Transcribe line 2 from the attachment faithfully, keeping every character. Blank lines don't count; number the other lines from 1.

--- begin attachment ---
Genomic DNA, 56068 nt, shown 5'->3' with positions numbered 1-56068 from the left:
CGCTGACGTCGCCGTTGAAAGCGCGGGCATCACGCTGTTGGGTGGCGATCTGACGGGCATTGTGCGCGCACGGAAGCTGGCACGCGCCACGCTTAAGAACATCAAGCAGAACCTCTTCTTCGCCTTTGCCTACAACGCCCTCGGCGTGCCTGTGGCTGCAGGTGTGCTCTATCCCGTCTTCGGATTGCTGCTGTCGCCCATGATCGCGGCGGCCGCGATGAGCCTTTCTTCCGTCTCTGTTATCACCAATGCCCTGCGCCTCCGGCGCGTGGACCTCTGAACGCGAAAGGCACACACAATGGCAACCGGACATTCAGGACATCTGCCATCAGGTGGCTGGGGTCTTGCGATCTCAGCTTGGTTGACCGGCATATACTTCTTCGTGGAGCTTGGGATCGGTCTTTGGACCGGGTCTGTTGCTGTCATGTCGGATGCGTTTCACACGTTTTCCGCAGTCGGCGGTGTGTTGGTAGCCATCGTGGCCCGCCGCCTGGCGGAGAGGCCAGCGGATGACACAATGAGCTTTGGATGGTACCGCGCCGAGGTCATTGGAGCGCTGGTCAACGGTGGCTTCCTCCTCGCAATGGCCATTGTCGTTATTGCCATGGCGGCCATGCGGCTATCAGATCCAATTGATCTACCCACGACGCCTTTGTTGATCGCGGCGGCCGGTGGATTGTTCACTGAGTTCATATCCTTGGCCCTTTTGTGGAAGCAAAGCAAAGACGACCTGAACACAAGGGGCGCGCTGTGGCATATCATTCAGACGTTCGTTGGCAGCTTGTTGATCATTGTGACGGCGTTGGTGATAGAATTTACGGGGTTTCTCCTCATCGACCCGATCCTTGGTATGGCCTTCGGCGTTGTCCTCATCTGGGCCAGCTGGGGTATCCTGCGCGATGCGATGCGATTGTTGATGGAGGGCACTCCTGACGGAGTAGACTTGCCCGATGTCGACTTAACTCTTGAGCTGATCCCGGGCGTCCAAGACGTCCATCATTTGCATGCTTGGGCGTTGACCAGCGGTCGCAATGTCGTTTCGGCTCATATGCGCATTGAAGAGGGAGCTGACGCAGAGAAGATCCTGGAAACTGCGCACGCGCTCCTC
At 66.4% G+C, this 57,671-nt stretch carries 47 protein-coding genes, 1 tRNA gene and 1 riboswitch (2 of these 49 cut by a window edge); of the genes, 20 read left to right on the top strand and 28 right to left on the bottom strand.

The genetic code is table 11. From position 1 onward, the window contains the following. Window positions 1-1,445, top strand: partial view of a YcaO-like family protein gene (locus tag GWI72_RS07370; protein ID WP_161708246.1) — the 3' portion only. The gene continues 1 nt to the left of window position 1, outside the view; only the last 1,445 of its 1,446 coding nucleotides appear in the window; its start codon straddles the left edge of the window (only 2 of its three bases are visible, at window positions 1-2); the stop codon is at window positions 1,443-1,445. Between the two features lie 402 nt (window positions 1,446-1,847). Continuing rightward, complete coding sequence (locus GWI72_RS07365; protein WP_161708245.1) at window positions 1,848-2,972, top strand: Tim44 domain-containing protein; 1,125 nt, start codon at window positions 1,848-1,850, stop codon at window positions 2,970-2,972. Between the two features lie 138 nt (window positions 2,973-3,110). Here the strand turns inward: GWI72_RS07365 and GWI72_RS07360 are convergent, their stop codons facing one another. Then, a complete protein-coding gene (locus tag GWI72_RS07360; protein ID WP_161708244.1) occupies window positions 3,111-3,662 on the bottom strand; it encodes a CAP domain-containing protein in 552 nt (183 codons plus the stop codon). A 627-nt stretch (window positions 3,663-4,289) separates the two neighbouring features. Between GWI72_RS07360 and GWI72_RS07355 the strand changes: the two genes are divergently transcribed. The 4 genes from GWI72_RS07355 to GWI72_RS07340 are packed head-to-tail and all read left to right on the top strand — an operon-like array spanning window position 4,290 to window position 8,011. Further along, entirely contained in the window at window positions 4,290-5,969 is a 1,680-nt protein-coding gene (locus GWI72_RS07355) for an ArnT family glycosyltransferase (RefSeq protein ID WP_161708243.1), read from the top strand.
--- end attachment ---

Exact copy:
CGCTGACGTCGCCGTTGAAAGCGCGGGCATCACGCTGTTGGGTGGCGATCTGACGGGCATTGTGCGCGCACGGAAGCTGGCACGCGCCACGCTTAAGAACATCAAGCAGAACCTCTTCTTCGCCTTTGCCTACAACGCCCTCGGCGTGCCTGTGGCTGCAGGTGTGCTCTATCCCGTCTTCGGATTGCTGCTGTCGCCCATGATCGCGGCGGCCGCGATGAGCCTTTCTTCCGTCTCTGTTATCACCAATGCCCTGCGCCTCCGGCGCGTGGACCTCTGAACGCGAAAGGCACACACAATGGCAACCGGACATTCAGGACATCTGCCATCAGGTGGCTGGGGTCTTGCGATCTCAGCTTGGTTGACCGGCATATACTTCTTCGTGGAGCTTGGGATCGGTCTTTGGACCGGGTCTGTTGCTGTCATGTCGGATGCGTTTCACACGTTTTCCGCAGTCGGCGGTGTGTTGGTAGCCATCGTGGCCCGCCGCCTGGCGGAGAGGCCAGCGGATGACACAATGAGCTTTGGATGGTACCGCGCCGAGGTCATTGGAGCGCTGGTCAACGGTGGCTTCCTCCTCGCAATGGCCATTGTCGTTATTGCCATGGCGGCCATGCGGCTATCAGATCCAATTGATCTACCCACGACGCCTTTGTTGATCGCGGCGGCCGGTGGATTGTTCACTGAGTTCATATCCTTGGCCCTTTTGTGGAAGCAAAGCAAAGACGACCTGAACACAAGGGGCGCGCTGTGGCATATCATTCAGACGTTCGTTGGCAGCTTGTTGATCATTGTGACGGCGTTGGTGATAGAATTTACGGGGTTTCTCCTCATCGACCCGATCCTTGGTATGGCCTTCGGCGTTGTCCTCATCTGGGCCAGCTGGGGTATCCTGCGCGATGCGATGCGATTGTTGATGGAGGGCACTCCTGACGGAGTAGACTTGCCCGATGTCGACTTAACTCTTGAGCTGATCCCGGGCGTCCAAGACGTCCATCATTTGCATGCTTGGGCGTTGACCAGCGGTCGCAATGTCGTTTCGGCTCATATGCGCATTGAAGAGGGAGCTGACGCAGAGAAGATCCTGGAAACTGCGCACGCGCTCCTC